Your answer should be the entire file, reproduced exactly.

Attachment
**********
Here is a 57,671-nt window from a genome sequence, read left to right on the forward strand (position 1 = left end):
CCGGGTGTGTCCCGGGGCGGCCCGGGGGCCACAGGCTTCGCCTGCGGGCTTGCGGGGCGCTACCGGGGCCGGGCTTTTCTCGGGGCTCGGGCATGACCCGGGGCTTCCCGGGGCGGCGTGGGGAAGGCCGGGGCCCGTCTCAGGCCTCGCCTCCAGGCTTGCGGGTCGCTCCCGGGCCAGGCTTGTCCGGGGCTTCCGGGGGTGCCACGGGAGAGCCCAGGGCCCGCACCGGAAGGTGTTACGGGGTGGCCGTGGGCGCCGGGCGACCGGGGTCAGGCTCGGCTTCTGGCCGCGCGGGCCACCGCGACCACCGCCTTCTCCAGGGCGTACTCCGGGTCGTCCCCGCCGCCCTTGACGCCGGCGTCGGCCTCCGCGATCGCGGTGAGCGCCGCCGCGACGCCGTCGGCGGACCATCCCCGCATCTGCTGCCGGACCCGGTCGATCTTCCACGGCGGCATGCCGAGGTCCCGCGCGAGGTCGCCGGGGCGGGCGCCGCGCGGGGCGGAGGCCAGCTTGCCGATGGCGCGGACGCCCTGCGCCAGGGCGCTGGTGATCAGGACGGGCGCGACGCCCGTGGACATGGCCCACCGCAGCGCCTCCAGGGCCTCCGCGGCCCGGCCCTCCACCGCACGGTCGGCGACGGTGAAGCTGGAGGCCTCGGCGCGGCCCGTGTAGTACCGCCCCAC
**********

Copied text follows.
Here is a 57,671-nt window from a genome sequence, read left to right on the forward strand (position 1 = left end):
CCGGGTGTGTCCCGGGGCGGCCCGGGGGCCACAGGCTTCGCCTGCGGGCTTGCGGGGCGCTACCGGGGCCGGGCTTTTCTCGGGGCTCGGGCATGACCCGGGGCTTCCCGGGGCGGCGTGGGGAAGGCCGGGGCCCGTCTCAGGCCTCGCCTCCAGGCTTGCGGGTCGCTCCCGGGCCAGGCTTGTCCGGGGCTTCCGGGGGTGCCACGGGAGAGCCCAGGGCCCGCACCGGAAGGTGTTACGGGGTGGCCGTGGGCGCCGGGCGACCGGGGTCAGGCTCGGCTTCTGGCCGCGCGGGCCACCGCGACCACCGCCTTCTCCAGGGCGTACTCCGGGTCGTCCCCGCCGCCCTTGACGCCGGCGTCGGCCTCCGCGATCGCGGTGAGCGCCGCCGCGACGCCGTCGGCGGACCATCCCCGCATCTGCTGCCGGACCCGGTCGATCTTCCACGGCGGCATGCCGAGGTCCCGCGCGAGGTCGCCGGGGCGGGCGCCGCGCGGGGCGGAGGCCAGCTTGCCGATGGCGCGGACGCCCTGCGCCAGGGCGCTGGTGATCAGGACGGGCGCGACGCCCGTGGACATGGCCCACCGCAGCGCCTCCAGGGCCTCCGCGGCCCGGCCCTCCACCGCACGGTCGGCGACGGTGAAGCTGGAGGCCTCGGCGCGGCCCGTGTAGTACCGCCCCAC